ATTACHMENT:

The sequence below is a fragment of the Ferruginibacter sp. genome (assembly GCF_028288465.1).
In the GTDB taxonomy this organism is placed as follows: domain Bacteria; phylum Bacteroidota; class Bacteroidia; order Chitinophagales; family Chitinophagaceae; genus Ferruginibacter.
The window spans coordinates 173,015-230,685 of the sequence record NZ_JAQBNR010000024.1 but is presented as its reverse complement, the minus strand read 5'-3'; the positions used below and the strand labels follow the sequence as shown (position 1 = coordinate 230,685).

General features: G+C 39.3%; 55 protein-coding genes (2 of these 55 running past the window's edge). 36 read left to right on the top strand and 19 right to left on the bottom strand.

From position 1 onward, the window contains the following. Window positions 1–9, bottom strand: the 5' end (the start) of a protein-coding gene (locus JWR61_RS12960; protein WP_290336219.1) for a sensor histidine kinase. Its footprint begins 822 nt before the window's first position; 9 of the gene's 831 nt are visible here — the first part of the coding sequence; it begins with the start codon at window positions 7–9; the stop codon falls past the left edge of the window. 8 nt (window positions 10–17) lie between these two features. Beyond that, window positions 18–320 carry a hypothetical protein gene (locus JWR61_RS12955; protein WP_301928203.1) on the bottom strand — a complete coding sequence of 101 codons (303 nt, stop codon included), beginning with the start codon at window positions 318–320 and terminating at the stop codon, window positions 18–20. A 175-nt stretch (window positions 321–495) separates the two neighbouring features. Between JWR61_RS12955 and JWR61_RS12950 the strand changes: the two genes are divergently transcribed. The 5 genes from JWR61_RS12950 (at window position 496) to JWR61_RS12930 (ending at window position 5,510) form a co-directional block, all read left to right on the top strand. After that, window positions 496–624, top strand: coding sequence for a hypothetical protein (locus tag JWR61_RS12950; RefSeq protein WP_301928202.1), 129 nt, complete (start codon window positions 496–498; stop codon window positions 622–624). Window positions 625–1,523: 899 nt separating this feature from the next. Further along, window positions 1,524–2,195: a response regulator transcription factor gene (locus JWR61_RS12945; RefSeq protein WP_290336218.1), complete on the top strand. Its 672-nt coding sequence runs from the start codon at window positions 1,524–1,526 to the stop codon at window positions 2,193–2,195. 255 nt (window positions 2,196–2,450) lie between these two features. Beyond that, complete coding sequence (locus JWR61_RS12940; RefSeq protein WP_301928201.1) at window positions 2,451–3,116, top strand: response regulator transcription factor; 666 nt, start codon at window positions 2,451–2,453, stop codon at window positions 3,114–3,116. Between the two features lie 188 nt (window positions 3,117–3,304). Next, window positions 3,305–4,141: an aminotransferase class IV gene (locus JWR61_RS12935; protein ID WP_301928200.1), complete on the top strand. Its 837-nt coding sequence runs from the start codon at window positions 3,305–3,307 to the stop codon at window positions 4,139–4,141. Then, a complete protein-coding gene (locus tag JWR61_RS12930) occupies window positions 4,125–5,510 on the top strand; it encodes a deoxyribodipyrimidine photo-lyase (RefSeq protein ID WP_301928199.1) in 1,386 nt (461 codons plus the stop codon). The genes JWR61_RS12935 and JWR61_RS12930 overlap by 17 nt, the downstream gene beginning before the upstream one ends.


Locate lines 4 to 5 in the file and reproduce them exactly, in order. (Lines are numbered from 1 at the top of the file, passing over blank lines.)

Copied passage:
General features: G+C 39.3%; 55 protein-coding genes (2 of these 55 running past the window's edge). 36 read left to right on the top strand and 19 right to left on the bottom strand.

From position 1 onward, the window contains the following. Window positions 1–9, bottom strand: the 5' end (the start) of a protein-coding gene (locus JWR61_RS12960; protein WP_290336219.1) for a sensor histidine kinase. Its footprint begins 822 nt before the window's first position; 9 of the gene's 831 nt are visible here — the first part of the coding sequence; it begins with the start codon at window positions 7–9; the stop codon falls past the left edge of the window. 8 nt (window positions 10–17) lie between these two features. Beyond that, window positions 18–320 carry a hypothetical protein gene (locus JWR61_RS12955; protein WP_301928203.1) on the bottom strand — a complete coding sequence of 101 codons (303 nt, stop codon included), beginning with the start codon at window positions 318–320 and terminating at the stop codon, window positions 18–20. A 175-nt stretch (window positions 321–495) separates the two neighbouring features. Between JWR61_RS12955 and JWR61_RS12950 the strand changes: the two genes are divergently transcribed. The 5 genes from JWR61_RS12950 (at window position 496) to JWR61_RS12930 (ending at window position 5,510) form a co-directional block, all read left to right on the top strand. After that, window positions 496–624, top strand: coding sequence for a hypothetical protein (locus tag JWR61_RS12950; RefSeq protein WP_301928202.1), 129 nt, complete (start codon window positions 496–498; stop codon window positions 622–624). Window positions 625–1,523: 899 nt separating this feature from the next. Further along, window positions 1,524–2,195: a response regulator transcription factor gene (locus JWR61_RS12945; RefSeq protein WP_290336218.1), complete on the top strand. Its 672-nt coding sequence runs from the start codon at window positions 1,524–1,526 to the stop codon at window positions 2,193–2,195. 255 nt (window positions 2,196–2,450) lie between these two features. Beyond that, complete coding sequence (locus JWR61_RS12940; RefSeq protein WP_301928201.1) at window positions 2,451–3,116, top strand: response regulator transcription factor; 666 nt, start codon at window positions 2,451–2,453, stop codon at window positions 3,114–3,116. Between the two features lie 188 nt (window positions 3,117–3,304). Next, window positions 3,305–4,141: an aminotransferase class IV gene (locus JWR61_RS12935; protein ID WP_301928200.1), complete on the top strand. Its 837-nt coding sequence runs from the start codon at window positions 3,305–3,307 to the stop codon at window positions 4,139–4,141. Then, a complete protein-coding gene (locus tag JWR61_RS12930) occupies window positions 4,125–5,510 on the top strand; it encodes a deoxyribodipyrimidine photo-lyase (RefSeq protein ID WP_301928199.1) in 1,386 nt (461 codons plus the stop codon). The genes JWR61_RS12935 and JWR61_RS12930 overlap by 17 nt, the downstream gene beginning before the upstream one ends.